I consider one of my missions in life to be to “create tools that allow people to communicate about complexity”. There are many problems to address and many possible solutions to those problems. My Infinite Canvas Suite app tries to address problems of linearity. Another way to manage complexity is facilitating the creation and learning of Shared Languages.
Some of what Shared Language is is tribal — it has an elemental power to help a group form. But what a shared language also does is allow a group to take shortcuts. For instance, with the Group Works Deck Pattern Language, I can say the phrase “Viewpoint Shift” and practitioners know that I mean “Step from your usual perspective into another in order to better understand someone, shift energy, reframe meanings, open up new ideas, or simply see a situation with new eyes.” But they also know more than that — they can connect that concept to their own experience of doing this practice.
The first time I was introduced to this concept was by expert facilitator and futurist Matt Taylor, who has in his communities a Shared Language concept called a “Glass Bead Game”, which is from a story by Herman Hess. As Wikipedia cites it:
“The Glass Bead Game is “a kind of synthesis of human learning” in which themes, such as a musical phrase or a philosophical thought, are stated. As the Game progresses, associations between the themes become deeper and more varied.”
When you know the shared language of Matt’s community, you can express concisely “In the SOLUTION BOX I am at INSIGHT, PHILOSOPHY and SCHEMATIC DESIGN.” Which means, in other words, “I have a mature idea that I feel is a synthesis of all the challenges inherent in the project, I can talk about it with some clarity and express it as a visual solution. I have done a lot of work yet I do not have a buildable design.” Someone familiar with the language can then respond in kind, rather than coming from a different perspective in the solution box and think that I have built something that is ready for production.
Sometimes hash tags are a more contemporary expression that there may exist a Deep Context. For instance, just saying #GlassBeadGame is a challenge for someone to respond in kind with a model of their own. Hash tags like #Intrapreneuring or #FreedomToFail also have Deep Contexts with different communities. If someone says to me #Cynefin I know that we share an understanding with me about the difference between “complicated” vs “complex” and how to work with each.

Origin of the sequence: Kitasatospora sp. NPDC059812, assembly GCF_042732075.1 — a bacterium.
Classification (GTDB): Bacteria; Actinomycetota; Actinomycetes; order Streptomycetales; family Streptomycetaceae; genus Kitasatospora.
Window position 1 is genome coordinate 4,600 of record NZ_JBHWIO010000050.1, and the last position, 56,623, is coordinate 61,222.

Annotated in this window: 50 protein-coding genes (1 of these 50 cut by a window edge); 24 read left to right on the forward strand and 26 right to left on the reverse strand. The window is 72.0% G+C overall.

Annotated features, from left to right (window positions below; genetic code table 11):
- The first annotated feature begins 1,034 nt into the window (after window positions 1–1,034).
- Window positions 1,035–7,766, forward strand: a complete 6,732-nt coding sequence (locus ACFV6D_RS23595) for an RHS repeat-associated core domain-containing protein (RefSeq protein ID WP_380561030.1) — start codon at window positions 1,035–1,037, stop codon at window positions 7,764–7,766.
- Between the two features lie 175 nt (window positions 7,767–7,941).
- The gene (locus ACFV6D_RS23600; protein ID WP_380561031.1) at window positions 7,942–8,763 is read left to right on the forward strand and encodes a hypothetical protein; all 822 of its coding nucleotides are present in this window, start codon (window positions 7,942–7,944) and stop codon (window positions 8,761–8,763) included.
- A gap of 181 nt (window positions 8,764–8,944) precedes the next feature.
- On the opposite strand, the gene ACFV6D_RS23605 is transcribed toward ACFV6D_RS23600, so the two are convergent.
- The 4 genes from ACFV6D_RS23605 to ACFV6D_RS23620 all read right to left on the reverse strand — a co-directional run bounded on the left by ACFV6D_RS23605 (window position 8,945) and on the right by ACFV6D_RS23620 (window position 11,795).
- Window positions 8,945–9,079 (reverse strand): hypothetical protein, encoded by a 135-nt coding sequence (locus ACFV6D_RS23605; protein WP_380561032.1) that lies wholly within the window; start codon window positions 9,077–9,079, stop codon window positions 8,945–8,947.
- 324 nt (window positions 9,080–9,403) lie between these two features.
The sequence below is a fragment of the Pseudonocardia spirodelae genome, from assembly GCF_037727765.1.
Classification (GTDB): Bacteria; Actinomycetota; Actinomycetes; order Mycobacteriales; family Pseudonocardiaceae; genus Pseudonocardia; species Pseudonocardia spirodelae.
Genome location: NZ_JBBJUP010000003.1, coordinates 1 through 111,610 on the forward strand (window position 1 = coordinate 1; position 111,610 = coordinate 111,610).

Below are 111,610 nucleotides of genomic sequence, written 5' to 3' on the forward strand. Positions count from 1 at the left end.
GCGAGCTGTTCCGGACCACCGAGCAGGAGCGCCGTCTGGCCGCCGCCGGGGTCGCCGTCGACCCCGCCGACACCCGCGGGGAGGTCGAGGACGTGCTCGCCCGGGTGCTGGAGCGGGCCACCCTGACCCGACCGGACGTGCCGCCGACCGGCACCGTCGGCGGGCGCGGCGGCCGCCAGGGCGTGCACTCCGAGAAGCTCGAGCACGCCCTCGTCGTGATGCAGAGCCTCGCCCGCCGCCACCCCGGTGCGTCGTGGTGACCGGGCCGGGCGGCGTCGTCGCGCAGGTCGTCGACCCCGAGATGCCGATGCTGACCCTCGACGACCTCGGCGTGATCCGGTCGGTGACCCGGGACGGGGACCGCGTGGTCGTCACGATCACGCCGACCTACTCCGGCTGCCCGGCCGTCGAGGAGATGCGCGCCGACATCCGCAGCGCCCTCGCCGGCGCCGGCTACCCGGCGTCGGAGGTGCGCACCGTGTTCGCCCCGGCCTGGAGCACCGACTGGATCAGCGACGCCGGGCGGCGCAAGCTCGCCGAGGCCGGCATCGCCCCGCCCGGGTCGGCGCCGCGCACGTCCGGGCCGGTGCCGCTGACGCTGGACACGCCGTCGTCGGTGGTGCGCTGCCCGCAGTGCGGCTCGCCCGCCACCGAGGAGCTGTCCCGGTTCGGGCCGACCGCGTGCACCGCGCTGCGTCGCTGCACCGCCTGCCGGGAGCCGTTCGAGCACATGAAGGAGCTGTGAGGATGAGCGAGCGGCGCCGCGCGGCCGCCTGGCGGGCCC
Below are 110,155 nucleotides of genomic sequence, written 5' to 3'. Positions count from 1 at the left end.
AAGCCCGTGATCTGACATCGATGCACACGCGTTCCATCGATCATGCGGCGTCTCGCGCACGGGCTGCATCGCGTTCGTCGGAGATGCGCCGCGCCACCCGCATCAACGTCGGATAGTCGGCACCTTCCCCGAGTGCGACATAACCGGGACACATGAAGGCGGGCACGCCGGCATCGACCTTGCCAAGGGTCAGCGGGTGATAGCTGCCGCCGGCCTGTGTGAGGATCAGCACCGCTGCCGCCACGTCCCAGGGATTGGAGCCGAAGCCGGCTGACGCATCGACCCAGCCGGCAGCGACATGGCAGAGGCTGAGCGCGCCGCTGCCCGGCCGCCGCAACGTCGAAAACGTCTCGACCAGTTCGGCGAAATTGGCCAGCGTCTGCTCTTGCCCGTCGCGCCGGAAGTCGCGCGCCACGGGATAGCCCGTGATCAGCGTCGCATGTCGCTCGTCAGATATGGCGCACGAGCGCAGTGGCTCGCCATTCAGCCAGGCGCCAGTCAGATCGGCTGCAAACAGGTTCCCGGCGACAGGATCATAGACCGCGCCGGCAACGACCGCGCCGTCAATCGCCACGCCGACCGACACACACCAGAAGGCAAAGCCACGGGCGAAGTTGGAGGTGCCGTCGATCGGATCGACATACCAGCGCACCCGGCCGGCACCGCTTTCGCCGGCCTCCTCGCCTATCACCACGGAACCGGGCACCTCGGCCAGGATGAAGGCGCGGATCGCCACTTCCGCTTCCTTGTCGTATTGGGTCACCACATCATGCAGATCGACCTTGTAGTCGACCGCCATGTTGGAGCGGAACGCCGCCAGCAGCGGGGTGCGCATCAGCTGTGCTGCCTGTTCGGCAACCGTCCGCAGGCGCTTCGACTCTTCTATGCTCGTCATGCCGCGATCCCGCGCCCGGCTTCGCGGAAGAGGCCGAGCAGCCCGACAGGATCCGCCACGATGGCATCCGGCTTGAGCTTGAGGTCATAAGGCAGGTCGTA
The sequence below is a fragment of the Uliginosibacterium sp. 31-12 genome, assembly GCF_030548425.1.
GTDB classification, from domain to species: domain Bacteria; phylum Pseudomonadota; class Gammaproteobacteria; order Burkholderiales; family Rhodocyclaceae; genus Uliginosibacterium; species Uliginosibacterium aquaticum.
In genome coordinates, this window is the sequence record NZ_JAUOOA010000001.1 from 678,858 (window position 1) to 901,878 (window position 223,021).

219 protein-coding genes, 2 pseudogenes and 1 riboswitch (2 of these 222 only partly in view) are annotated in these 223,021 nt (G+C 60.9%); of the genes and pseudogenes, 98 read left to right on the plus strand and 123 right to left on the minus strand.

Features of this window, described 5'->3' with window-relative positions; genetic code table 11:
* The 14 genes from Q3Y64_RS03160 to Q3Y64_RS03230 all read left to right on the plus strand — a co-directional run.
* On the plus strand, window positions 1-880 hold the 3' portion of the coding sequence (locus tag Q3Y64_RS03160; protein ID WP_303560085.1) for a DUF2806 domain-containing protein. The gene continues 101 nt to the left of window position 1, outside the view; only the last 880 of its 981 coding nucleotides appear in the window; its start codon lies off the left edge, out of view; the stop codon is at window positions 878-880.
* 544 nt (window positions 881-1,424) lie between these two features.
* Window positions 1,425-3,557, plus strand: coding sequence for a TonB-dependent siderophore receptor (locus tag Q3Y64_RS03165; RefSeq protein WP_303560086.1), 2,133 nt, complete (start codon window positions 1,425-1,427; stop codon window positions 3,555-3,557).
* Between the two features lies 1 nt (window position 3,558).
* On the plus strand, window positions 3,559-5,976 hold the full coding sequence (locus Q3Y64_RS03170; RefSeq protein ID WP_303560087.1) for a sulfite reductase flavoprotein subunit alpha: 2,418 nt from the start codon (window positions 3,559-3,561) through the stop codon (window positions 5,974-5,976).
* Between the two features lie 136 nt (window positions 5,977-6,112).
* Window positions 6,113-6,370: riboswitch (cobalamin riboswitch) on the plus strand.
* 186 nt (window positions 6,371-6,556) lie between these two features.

So what makes for great deep context shared languages? I don’t know, but this article touches on it. It is more than just metaphor, more than allegory, more than meme. But if we can figure out how to create and teach it, it may be a powerful tool for communicating about complexity.
KEYQUOTE: “Here we might distinguish between the invocation of a particular logic and the simulation of a creature, thing, or idea by replicating its image. The simulation of life in art often concerns the reproduction of surfaces: in painting, the appearance of form, perspective, or the rendition of light; in literature the appearance of character or event; in photography and cinema the rendition of the world as it appears through optical element and upon emulsion or sensor; in theater the rendition of the behavior of a character or situation.
While all these examples “simulate” to various extents, they do so by a process of rendering. For example, the writer might simulate a convincing verbal intercourse by producing a credibility that allows the reader to take it as reality. Likewise, the actor might render a visible behavior or intonation that is suggestive of a particular emotion, event, or history that the theatrical or cinematic viewer takes as evidence for some unseen motivation.
A logic is also a behavior, but it is a behavior unlike the behavior of the literary or theatrical character, for whom behaving involves producing an outward sign of some deeper but abstracted motivation, understanding, or desire. By contrast logics are pure behaviors. They are abstract and intangible and yet also real.
If we pretend that “Shaka, when the walls fell” is a signifier, then its signified not by the fictional mythological character Shaka, nor the myth that contains whatever calamity caused the walls to fall, but the logic by which the situation itself came about. Tamarian language isn’t really language at all, but machinery.”
Another post about Shared Language:
Life With Alacrity
© Christopher Allen